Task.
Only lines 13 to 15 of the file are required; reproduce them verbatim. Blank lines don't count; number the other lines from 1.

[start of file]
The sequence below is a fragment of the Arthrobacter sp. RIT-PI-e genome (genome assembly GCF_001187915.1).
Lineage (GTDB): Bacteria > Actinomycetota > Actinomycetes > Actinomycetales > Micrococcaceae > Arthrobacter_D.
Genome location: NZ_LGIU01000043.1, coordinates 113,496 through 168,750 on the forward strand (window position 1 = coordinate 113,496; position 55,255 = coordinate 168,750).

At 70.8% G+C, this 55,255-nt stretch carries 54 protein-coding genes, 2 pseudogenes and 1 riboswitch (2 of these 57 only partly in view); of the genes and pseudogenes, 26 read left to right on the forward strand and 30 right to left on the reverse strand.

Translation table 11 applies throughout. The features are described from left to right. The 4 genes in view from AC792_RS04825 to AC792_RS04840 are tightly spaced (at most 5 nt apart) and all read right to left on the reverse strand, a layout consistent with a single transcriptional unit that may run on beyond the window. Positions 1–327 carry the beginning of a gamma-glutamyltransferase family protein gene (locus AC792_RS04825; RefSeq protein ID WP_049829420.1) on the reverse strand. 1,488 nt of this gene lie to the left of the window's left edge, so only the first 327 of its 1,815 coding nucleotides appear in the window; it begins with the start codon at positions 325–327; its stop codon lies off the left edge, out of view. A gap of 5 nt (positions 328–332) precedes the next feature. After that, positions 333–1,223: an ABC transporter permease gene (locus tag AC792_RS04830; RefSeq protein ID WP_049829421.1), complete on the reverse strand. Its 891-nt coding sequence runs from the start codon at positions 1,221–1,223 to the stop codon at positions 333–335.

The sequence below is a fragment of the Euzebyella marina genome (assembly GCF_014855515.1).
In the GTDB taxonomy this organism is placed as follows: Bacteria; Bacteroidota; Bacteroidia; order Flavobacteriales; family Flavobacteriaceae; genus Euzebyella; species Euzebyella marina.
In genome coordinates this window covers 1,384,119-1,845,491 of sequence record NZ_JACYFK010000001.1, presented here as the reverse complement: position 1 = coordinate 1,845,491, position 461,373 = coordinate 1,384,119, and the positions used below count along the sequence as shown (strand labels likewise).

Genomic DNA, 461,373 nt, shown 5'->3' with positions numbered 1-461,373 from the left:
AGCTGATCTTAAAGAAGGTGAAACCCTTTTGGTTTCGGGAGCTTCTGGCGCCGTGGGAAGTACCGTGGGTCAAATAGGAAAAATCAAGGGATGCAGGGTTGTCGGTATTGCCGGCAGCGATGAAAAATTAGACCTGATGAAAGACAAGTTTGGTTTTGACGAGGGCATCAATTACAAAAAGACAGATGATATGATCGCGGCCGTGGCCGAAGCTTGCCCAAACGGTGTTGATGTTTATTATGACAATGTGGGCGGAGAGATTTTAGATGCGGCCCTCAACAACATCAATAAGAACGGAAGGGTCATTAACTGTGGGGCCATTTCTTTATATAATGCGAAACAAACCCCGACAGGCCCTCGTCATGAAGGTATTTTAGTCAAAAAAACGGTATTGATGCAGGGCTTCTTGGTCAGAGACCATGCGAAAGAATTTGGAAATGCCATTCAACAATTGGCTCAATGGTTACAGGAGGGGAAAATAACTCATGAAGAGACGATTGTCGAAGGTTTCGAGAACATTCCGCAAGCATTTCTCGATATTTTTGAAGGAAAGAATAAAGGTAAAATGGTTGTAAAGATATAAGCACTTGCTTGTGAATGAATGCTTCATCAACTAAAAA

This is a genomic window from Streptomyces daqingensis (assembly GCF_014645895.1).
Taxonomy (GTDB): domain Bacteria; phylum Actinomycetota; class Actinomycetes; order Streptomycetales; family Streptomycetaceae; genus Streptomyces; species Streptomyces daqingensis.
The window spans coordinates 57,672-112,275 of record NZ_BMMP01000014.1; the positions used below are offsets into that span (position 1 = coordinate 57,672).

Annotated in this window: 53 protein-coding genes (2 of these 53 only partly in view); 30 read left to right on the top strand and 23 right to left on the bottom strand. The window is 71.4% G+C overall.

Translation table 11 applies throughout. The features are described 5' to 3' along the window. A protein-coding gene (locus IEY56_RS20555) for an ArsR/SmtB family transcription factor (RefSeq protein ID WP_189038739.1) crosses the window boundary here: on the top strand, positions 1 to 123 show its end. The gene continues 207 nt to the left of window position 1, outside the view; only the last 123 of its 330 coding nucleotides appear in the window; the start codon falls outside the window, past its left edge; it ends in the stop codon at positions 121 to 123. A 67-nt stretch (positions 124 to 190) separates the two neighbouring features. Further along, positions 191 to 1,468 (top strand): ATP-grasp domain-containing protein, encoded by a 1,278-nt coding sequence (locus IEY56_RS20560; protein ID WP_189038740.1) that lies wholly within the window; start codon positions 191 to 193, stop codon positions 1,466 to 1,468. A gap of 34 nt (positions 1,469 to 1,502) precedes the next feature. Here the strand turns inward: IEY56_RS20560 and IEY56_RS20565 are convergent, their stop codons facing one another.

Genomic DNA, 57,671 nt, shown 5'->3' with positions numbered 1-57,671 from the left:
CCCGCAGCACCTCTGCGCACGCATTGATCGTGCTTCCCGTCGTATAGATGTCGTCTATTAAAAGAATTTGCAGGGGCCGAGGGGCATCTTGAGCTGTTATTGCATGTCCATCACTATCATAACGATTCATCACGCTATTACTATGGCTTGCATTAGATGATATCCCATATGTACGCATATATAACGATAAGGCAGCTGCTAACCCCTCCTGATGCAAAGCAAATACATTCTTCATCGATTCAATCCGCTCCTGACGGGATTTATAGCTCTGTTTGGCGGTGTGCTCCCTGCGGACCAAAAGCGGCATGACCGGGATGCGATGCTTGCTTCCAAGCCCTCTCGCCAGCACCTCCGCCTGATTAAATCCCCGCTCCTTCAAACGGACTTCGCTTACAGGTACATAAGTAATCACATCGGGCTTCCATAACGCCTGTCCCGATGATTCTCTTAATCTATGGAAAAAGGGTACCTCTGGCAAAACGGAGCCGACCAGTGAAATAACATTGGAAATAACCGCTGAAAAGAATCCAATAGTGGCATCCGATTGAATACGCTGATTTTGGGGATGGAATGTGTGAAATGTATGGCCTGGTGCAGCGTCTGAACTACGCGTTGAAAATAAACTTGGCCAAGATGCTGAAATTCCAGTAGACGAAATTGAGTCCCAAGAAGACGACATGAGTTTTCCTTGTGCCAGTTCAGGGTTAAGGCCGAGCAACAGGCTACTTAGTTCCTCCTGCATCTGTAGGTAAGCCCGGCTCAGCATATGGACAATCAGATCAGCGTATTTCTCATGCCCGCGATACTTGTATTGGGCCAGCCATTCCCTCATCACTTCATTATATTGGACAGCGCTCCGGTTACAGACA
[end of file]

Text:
The window spans coordinates 57,672-112,275 of record NZ_BMMP01000014.1; the positions used below are offsets into that span (position 1 = coordinate 57,672).

Annotated in this window: 53 protein-coding genes (2 of these 53 only partly in view); 30 read left to right on the top strand and 23 right to left on the bottom strand. The window is 71.4% G+C overall.

Translation table 11 applies throughout. The features are described 5' to 3' along the window. A protein-coding gene (locus IEY56_RS20555) for an ArsR/SmtB family transcription factor (RefSeq protein ID WP_189038739.1) crosses the window boundary here: on the top strand, positions 1 to 123 show its end. The gene continues 207 nt to the left of window position 1, outside the view; only the last 123 of its 330 coding nucleotides appear in the window; the start codon falls outside the window, past its left edge; it ends in the stop codon at positions 121 to 123. A 67-nt stretch (positions 124 to 190) separates the two neighbouring features. Further along, positions 191 to 1,468 (top strand): ATP-grasp domain-containing protein, encoded by a 1,278-nt coding sequence (locus IEY56_RS20560; protein ID WP_189038740.1) that lies wholly within the window; start codon positions 191 to 193, stop codon positions 1,466 to 1,468. A gap of 34 nt (positions 1,469 to 1,502) precedes the next feature. Here the strand turns inward: IEY56_RS20560 and IEY56_RS20565 are convergent, their stop codons facing one another.